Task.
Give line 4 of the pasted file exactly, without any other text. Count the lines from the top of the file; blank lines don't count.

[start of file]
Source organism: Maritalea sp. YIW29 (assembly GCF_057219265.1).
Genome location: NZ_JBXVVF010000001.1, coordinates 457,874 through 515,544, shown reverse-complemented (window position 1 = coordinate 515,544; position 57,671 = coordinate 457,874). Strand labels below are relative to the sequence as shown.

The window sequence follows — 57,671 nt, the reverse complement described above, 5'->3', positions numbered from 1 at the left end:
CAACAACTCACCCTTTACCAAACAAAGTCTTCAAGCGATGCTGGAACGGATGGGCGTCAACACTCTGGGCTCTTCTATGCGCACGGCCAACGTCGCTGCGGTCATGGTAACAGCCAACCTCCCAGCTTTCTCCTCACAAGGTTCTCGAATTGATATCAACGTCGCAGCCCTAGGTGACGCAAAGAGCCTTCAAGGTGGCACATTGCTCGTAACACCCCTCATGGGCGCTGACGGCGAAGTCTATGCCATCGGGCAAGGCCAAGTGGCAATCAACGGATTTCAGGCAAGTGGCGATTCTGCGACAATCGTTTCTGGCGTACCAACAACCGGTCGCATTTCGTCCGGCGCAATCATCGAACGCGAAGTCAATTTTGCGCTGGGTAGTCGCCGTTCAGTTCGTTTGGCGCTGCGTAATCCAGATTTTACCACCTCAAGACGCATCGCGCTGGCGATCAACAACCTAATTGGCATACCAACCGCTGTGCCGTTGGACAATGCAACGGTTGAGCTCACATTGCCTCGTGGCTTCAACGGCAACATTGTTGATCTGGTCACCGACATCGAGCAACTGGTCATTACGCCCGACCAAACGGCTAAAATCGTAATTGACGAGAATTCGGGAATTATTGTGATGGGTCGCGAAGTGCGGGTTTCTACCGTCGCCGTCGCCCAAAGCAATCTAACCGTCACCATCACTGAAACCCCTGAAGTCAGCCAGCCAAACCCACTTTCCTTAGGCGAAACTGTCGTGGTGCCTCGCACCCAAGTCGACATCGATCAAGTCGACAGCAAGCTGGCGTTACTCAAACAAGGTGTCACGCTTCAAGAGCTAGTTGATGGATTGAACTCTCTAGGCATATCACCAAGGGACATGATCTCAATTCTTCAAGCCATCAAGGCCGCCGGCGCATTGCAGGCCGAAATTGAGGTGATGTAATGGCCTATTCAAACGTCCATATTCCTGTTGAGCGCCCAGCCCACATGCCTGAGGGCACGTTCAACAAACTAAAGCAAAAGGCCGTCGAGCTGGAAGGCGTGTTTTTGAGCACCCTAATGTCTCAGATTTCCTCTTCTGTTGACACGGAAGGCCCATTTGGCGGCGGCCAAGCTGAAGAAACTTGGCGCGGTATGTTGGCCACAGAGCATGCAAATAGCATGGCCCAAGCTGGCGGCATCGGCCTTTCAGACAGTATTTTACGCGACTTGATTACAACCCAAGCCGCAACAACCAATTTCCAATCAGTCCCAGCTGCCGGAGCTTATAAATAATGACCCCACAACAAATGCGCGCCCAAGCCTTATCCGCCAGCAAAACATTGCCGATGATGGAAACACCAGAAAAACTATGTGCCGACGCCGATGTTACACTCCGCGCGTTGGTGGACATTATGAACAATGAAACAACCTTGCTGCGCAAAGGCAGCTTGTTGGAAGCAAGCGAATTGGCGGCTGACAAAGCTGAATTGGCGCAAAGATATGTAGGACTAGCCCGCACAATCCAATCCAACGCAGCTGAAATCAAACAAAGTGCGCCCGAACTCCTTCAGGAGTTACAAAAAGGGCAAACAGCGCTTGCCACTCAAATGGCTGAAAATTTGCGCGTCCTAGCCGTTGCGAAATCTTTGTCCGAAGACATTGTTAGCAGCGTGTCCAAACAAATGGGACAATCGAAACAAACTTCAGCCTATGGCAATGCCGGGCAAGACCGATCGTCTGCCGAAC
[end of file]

CAACAACTCACCCTTTACCAAACAAAGTCTTCAAGCGATGCTGGAACGGATGGGCGTCAACACTCTGGGCTCTTCTATGCGCACGGCCAACGTCGCTGCGGTCATGGTAACAGCCAACCTCCCAGCTTTCTCCTCACAAGGTTCTCGAATTGATATCAACGTCGCAGCCCTAGGTGACGCAAAGAGCCTTCAAGGTGGCACATTGCTCGTAACACCCCTCATGGGCGCTGACGGCGAAGTCTATGCCATCGGGCAAGGCCAAGTGGCAATCAACGGATTTCAGGCAAGTGGCGATTCTGCGACAATCGTTTCTGGCGTACCAACAACCGGTCGCATTTCGTCCGGCGCAATCATCGAACGCGAAGTCAATTTTGCGCTGGGTAGTCGCCGTTCAGTTCGTTTGGCGCTGCGTAATCCAGATTTTACCACCTCAAGACGCATCGCGCTGGCGATCAACAACCTAATTGGCATACCAACCGCTGTGCCGTTGGACAATGCAACGGTTGAGCTCACATTGCCTCGTGGCTTCAACGGCAACATTGTTGATCTGGTCACCGACATCGAGCAACTGGTCATTACGCCCGACCAAACGGCTAAAATCGTAATTGACGAGAATTCGGGAATTATTGTGATGGGTCGCGAAGTGCGGGTTTCTACCGTCGCCGTCGCCCAAAGCAATCTAACCGTCACCATCACTGAAACCCCTGAAGTCAGCCAGCCAAACCCACTTTCCTTAGGCGAAACTGTCGTGGTGCCTCGCACCCAAGTCGACATCGATCAAGTCGACAGCAAGCTGGCGTTACTCAAACAAGGTGTCACGCTTCAAGAGCTAGTTGATGGATTGAACTCTCTAGGCATATCACCAAGGGACATGATCTCAATTCTTCAAGCCATCAAGGCCGCCGGCGCATTGCAGGCCGAAATTGAGGTGATGTAATGGCCTATTCAAACGTCCATATTCCTGTTGAGCGCCCAGCCCACATGCCTGAGGGCACGTTCAACAAACTAAAGCAAAAGGCCGTCGAGCTGGAAGGCGTGTTTTTGAGCACCCTAATGTCTCAGATTTCCTCTTCTGTTGACACGGAAGGCCCATTTGGCGGCGGCCAAGCTGAAGAAACTTGGCGCGGTATGTTGGCCACAGAGCATGCAAATAGCATGGCCCAAGCTGGCGGCATCGGCCTTTCAGACAGTATTTTACGCGACTTGATTACAACCCAAGCCGCAACAACCAATTTCCAATCAGTCCCAGCTGCCGGAGCTTATAAATAATGACCCCACAACAAATGCGCGCCCAAGCCTTATCCGCCAGCAAAACATTGCCGATGATGGAAACACCAGAAAAACTATGTGCCGACGCCGATGTTACACTCCGCGCGTTGGTGGACATTATGAACAATGAAACAACCTTGCTGCGCAAAGGCAGCTTGTTGGAAGCAAGCGAATTGGCGGCTGACAAAGCTGAATTGGCGCAAAGATATGTAGGACTAGCCCGCACAATCCAATCCAACGCAGCTGAAATCAAACAAAGTGCGCCCGAACTCCTTCAGGAGTTACAAAAAGGGCAAACAGCGCTTGCCACTCAAATGGCTGAAAATTTGCGCGTCCTAGCCGTTGCGAAATCTTTGTCCGAAGACATTGTTAGCAGCGTGTCCAAACAAATGGGACAATCGAAACAAACTTCAGCCTATGGCAATGCCGGGCAAGACCGATCGTCTGCCGAAC